You’ve probably read that the New Year brought glad tidings for Bitcoin. On January 2, the cryptocurrency hit a three-year high, with its value reaching as much as $1,033. But it doesn’t matter. In fact, it only serves to highlight some of the shortcomings of the currency.
Blockchain advocates may breathlessly point out that the increase in value means that the collective worth of the currency totals as much as $16 billion. That sounds like a lot. It’s not. As the Financial Times points out (paywall):
For context, the Central Intelligence Agency put the planet’s stock of broad money—notes, coins, and various forms of bank account—at $82tn as of the end of 2014. On the CIA figures, the value of bitcoins hashed into existence is similar to the broad money total for Uzbekistani soms. With apologies to Tashkent, the value of soms and bitcoins, and the number of people for whom they are relevant pieces of information in the world of modern finance, both round to zero.
In other words, even valued at over $1,000, Bitcoin isn’t making too much of an impression in the grand scheme of things. In fact, its rising price even hints at some of its troubles.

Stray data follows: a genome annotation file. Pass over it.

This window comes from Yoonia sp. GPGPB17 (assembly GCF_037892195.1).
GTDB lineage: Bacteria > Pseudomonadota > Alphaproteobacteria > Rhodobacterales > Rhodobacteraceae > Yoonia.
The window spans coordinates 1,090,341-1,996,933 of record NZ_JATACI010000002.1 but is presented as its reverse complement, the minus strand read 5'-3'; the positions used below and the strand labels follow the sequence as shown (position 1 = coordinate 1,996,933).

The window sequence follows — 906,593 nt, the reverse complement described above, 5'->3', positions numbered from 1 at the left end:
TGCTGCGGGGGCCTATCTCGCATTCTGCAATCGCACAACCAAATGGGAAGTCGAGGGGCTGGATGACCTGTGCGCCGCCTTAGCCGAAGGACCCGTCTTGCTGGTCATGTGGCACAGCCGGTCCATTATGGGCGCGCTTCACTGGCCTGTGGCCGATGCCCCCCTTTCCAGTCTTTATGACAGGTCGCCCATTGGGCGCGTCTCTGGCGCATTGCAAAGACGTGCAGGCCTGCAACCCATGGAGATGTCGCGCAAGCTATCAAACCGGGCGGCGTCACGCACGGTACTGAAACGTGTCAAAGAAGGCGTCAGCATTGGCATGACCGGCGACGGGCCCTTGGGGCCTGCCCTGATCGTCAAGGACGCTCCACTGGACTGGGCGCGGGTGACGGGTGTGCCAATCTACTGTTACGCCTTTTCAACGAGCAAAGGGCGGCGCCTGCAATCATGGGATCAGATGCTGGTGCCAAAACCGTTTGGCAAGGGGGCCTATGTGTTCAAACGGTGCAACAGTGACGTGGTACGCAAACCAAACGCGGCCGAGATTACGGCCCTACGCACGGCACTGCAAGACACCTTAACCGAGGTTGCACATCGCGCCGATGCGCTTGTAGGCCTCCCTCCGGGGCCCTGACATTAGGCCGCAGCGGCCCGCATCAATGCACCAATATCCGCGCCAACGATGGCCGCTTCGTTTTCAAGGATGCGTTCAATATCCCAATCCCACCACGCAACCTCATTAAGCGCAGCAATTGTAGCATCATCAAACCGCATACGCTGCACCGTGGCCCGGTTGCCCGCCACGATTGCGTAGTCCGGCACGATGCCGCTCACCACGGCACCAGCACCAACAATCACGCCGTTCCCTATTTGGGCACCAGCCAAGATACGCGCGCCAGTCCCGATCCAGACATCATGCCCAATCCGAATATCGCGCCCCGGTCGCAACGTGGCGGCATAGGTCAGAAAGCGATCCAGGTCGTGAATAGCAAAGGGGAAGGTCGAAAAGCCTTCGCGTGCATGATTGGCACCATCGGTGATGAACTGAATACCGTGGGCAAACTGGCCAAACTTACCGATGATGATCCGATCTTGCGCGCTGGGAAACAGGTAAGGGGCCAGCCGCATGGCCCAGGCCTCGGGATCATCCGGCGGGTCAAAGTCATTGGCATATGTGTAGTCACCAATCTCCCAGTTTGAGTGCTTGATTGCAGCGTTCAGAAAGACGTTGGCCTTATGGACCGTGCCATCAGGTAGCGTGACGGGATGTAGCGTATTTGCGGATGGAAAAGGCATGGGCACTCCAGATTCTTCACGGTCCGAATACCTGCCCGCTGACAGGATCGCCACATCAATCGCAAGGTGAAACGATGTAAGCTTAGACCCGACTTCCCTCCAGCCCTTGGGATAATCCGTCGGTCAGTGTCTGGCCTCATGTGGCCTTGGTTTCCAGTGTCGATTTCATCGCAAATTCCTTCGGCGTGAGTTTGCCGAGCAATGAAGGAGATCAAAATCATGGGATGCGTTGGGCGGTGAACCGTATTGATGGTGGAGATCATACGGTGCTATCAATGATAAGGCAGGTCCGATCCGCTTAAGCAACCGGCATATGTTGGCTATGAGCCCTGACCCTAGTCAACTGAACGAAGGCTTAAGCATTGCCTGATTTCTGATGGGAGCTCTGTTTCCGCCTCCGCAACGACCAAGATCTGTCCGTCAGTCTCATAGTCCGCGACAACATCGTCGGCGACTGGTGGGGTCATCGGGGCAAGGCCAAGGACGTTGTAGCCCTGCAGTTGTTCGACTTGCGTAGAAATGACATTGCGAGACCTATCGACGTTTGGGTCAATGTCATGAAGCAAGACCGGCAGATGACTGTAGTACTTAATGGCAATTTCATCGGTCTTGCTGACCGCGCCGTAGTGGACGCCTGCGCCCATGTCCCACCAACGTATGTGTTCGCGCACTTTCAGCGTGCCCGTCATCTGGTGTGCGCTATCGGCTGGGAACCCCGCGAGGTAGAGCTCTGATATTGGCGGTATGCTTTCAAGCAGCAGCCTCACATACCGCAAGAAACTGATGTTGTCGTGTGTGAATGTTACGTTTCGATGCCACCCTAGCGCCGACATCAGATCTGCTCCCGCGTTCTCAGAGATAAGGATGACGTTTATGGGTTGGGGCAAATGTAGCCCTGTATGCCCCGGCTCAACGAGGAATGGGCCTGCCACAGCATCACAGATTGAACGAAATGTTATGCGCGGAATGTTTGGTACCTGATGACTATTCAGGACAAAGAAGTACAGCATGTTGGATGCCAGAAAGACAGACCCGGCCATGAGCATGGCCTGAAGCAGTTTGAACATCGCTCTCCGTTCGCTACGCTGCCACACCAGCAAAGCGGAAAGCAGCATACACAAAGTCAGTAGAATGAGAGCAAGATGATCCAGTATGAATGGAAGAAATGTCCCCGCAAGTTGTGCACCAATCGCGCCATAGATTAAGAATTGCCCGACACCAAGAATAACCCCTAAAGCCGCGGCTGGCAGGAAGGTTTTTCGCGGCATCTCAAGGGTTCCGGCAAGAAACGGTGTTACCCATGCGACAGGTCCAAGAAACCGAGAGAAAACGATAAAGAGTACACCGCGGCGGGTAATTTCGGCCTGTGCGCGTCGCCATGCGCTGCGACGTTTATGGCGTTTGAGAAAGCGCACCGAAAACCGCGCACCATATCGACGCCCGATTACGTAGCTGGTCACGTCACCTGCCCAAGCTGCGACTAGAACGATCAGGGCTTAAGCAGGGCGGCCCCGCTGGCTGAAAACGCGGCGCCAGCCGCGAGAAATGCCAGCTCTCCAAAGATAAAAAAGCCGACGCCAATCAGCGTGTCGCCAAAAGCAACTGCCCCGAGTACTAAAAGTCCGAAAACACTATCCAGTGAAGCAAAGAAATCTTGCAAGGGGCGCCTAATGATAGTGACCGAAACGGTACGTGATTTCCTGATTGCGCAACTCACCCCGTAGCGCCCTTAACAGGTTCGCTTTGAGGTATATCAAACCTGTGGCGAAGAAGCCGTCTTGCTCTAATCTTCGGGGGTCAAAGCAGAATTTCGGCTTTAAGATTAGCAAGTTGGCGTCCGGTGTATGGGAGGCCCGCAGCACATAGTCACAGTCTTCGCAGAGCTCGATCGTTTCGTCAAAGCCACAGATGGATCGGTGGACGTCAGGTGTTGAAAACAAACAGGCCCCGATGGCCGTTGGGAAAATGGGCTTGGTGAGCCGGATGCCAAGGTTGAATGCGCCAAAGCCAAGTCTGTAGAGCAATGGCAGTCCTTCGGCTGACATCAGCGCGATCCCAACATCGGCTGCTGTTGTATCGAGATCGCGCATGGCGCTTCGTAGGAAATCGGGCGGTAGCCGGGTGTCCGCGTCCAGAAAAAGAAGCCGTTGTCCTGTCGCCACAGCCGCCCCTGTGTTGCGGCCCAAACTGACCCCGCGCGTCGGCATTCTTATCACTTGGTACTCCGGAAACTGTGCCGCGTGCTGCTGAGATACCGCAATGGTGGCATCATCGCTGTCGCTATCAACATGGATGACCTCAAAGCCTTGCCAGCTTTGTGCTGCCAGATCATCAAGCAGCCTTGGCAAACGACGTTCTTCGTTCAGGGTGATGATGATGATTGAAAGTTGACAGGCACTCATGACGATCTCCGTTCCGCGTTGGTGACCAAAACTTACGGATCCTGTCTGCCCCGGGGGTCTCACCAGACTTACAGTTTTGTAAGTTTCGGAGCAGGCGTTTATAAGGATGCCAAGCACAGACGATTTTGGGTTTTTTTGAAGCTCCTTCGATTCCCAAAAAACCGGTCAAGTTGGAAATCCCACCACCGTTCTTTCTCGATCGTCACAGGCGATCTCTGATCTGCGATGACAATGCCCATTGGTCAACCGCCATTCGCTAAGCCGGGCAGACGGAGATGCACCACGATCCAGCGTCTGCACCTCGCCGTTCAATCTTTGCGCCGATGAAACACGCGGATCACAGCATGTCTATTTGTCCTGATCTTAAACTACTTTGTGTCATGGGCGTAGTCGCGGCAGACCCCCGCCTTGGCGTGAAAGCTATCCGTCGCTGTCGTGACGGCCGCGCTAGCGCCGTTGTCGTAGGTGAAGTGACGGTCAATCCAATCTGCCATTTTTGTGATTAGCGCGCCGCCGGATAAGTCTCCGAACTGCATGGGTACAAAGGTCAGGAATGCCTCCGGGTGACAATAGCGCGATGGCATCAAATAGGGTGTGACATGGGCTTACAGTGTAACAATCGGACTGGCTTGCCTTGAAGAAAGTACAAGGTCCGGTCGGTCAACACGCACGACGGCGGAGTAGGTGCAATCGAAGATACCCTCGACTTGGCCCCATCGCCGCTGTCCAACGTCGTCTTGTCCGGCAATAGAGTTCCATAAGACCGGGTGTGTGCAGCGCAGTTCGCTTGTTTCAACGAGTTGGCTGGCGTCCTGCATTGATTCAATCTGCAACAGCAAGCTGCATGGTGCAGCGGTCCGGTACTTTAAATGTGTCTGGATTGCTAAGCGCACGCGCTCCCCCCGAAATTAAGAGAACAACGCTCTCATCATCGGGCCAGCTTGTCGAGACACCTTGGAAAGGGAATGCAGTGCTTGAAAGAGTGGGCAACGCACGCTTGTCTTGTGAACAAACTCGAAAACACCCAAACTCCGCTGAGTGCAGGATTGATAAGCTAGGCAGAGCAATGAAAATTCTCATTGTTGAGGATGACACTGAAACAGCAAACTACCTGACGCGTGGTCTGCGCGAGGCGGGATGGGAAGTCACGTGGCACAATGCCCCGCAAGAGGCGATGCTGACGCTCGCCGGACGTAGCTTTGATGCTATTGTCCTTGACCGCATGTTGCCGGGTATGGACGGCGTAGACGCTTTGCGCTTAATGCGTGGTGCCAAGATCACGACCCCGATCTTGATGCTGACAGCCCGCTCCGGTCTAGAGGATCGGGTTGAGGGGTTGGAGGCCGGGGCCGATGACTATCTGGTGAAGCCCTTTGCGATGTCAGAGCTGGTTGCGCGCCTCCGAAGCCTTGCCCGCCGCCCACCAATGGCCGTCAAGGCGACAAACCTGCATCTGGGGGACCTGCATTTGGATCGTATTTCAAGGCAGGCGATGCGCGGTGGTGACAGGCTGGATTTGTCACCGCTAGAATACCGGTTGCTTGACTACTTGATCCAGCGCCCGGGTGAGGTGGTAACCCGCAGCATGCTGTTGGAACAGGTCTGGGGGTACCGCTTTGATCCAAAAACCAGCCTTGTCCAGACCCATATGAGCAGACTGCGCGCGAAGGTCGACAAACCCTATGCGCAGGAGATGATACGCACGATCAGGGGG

The Register notes that the recent rise of Bitcoin may be attributed to the steady devaluation of the Chinese yuan. As the New York Times reported last year, a small band of Chinese companies have effectively gained majority control of the currency, and most Bitcoin trading occurs in the country. As domestic currency value has fallen, so demand for the digital currency has risen, driving up its value.
But such centralization is unwelcome for users of the currency outside of China. The structure of Bitcoin means that if a small number of users hold the majority of the currency, as is the case with these Chinese companies, then they are able to veto changes to the underlying technology.
And change is what it probably needs. If the currency is to grow—which, as the Financial Times argues, it clearly needs to—it will need a technical redesign. Currently, Bitcoin can only tolerate up to 27 transactions per second, which is tiny compared to the many thousands that, say, Visa can handle.
Majority control could compromise the development of the currency, then. And given the country in which the most prolific miners and traders operate in, it could also raise fears about state control. None of which is helped particularly by the passing of an arbitrary $1,000 threshold.
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